Your credit card issuer will send you a monthly statement with the date that your payment is due. This is usually about 21 days after the close of the billing cycle. However, some issuers may have different due dates, so be sure to check your statement or cardholder agreement.
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Credit card companies usually give a grace period of 21 days from the close of each billing cycle until the payment is due. If you pay your balance in full and on time each month, you will not be charged interest. However, if you carry a balance on your credit card from one month to the next, you will be charged interest on that balance. The interest rate that you are charged depends on the type of credit card that you have and on your credit history.
Credit Card Billing Cycles
Most credit card companies bill their customers on a monthly basis. This means that you will have a certain amount of time, usually between 21 and 25 days, to pay your bill before it is considered late. There are a few exceptions to this rule, however. Some companies bill their customers on a quarterly basis, which means you will have to pay your bill every three months.
Defining a Credit Card Billing Cycle
A billing cycle is the interval between an issuer’s statements. A typical credit card billing cycle lasts about 28 days, but some issuers use periods that are shorter or longer. Each card issuer has its own definition of a billing cycle.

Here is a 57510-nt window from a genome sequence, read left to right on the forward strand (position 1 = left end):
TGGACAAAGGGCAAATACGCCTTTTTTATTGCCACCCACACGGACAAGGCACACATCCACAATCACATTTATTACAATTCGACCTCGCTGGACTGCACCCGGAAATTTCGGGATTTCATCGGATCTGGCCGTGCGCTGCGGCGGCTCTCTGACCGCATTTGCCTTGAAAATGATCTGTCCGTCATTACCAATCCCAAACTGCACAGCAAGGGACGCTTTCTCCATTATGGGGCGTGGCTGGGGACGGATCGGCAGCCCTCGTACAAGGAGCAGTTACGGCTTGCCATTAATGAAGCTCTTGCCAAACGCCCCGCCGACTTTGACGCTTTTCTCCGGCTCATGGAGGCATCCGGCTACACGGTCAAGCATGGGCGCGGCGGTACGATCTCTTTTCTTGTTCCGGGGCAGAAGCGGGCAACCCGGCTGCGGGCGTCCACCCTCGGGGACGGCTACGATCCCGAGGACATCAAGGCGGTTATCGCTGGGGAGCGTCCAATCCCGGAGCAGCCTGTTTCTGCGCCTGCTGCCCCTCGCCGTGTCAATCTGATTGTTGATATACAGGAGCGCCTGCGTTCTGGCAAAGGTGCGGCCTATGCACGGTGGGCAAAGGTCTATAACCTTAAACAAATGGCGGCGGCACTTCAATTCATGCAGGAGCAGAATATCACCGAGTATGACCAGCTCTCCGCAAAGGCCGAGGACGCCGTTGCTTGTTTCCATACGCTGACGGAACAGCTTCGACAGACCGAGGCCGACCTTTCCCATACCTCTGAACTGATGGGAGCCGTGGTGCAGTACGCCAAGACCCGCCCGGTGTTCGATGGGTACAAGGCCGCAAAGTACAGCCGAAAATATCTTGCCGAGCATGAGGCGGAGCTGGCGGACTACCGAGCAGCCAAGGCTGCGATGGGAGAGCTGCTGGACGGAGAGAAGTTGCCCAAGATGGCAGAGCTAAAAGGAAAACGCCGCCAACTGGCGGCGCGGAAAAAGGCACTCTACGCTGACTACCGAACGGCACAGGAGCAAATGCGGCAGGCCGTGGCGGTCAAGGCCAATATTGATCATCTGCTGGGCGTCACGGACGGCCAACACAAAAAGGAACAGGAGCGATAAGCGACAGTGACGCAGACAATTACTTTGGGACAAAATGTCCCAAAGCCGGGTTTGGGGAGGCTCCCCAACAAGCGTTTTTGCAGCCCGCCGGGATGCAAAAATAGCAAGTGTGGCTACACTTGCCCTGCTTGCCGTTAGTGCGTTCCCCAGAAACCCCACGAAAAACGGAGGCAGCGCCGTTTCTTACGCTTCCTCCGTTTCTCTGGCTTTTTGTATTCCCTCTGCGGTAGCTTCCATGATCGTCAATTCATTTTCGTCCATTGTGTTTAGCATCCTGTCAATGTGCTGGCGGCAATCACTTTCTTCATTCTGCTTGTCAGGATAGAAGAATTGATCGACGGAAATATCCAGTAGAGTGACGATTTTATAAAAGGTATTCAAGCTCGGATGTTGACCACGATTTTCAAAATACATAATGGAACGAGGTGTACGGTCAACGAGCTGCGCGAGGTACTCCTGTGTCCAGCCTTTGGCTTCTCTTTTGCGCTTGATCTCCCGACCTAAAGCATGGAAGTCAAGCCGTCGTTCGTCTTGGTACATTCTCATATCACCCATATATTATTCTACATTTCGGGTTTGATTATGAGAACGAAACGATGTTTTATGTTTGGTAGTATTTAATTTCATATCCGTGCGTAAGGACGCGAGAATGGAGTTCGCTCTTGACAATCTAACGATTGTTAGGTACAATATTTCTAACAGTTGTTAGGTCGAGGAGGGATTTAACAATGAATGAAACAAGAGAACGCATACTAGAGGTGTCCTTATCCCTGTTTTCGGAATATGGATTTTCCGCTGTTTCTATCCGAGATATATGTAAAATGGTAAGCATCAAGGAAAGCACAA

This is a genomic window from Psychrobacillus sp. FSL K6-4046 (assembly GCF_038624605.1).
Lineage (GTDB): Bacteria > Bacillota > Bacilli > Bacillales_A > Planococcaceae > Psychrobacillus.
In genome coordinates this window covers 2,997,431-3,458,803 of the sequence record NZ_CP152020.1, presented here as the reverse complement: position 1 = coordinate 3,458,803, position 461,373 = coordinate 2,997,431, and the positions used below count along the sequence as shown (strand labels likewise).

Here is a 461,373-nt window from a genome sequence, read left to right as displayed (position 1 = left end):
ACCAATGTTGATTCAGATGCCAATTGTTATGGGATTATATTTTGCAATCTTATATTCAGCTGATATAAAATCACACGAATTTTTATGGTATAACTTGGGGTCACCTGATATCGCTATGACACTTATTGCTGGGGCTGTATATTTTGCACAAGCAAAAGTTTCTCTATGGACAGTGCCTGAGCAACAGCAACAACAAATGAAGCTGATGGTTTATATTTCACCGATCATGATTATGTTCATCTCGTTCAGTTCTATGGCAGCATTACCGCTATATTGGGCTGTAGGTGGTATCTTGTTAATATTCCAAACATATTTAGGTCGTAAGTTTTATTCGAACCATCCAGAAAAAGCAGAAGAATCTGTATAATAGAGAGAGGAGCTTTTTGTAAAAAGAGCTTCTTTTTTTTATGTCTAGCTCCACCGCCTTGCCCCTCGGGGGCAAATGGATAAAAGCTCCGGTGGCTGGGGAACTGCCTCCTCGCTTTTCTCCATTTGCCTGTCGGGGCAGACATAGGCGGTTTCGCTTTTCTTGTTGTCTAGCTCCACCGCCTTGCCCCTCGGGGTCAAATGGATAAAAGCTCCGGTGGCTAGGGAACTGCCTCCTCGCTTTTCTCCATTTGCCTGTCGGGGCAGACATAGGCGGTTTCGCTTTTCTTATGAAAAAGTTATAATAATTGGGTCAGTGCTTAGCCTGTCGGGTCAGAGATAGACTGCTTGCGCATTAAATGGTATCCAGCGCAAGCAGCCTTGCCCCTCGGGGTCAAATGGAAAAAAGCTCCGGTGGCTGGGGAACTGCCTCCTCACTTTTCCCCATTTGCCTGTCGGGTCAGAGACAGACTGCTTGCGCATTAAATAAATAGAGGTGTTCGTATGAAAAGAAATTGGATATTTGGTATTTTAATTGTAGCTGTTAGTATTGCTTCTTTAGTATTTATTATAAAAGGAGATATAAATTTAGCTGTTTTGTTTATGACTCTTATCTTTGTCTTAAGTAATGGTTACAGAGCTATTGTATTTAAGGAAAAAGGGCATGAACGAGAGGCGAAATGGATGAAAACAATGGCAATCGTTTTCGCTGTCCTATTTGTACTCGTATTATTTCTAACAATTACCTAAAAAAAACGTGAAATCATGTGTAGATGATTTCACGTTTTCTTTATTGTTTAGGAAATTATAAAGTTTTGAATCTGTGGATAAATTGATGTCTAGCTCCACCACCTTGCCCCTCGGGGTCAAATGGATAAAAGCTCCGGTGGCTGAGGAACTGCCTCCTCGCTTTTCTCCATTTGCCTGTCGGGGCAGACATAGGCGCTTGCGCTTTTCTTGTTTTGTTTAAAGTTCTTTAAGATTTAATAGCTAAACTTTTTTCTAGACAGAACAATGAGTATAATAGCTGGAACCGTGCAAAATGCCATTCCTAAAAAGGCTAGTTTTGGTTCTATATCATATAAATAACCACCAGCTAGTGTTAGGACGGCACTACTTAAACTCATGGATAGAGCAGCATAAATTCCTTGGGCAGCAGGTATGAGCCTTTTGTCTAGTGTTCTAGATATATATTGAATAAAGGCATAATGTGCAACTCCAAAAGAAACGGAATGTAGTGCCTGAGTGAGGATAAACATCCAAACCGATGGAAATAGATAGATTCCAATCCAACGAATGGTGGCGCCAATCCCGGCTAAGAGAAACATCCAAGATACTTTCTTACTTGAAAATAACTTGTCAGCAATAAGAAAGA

The days of the billing cycle aren’t necessarily the same every month. For example, if your statement is dated the first of every month, your billing cycle might start on the 16th of one month and end on the 15th of the next. In this case, your next statement would be dated the first of the following month and would include transactions from the 16th of that month up to (but not including) the 15th.
Your due date is usually 21 days after the close of each billing cycle. That gives you time to receive and review your statement before you have to pay your bill. But if you carry a balance from one month to another, your payment may be due sooner than 21 days after each statement is issued.
If you pay your entire balance by the due date each month, you won’t be charged interest on your purchases (unless a promotional financing offer applies). If you don’t pay in full, you’ll be charged interest on any outstanding balance, starting from the day each purchase is made (unless a grace period applies).
How long is a Credit Card Billing Cycle?
Most credit card companies have a set time period between the close of one billing cycle and the start of the next. This is generally between 21 and 25 days. If you opened your credit card account on the 15th of the month, for example, your first statement would probably include activity from the 15th through the 14th of the following month and would be due 25 days later. The next billing cycle would begin on the 15th and be due on or about the 10th of the following month, and so on.
When are Credit Card Payments Due?
The Grace Period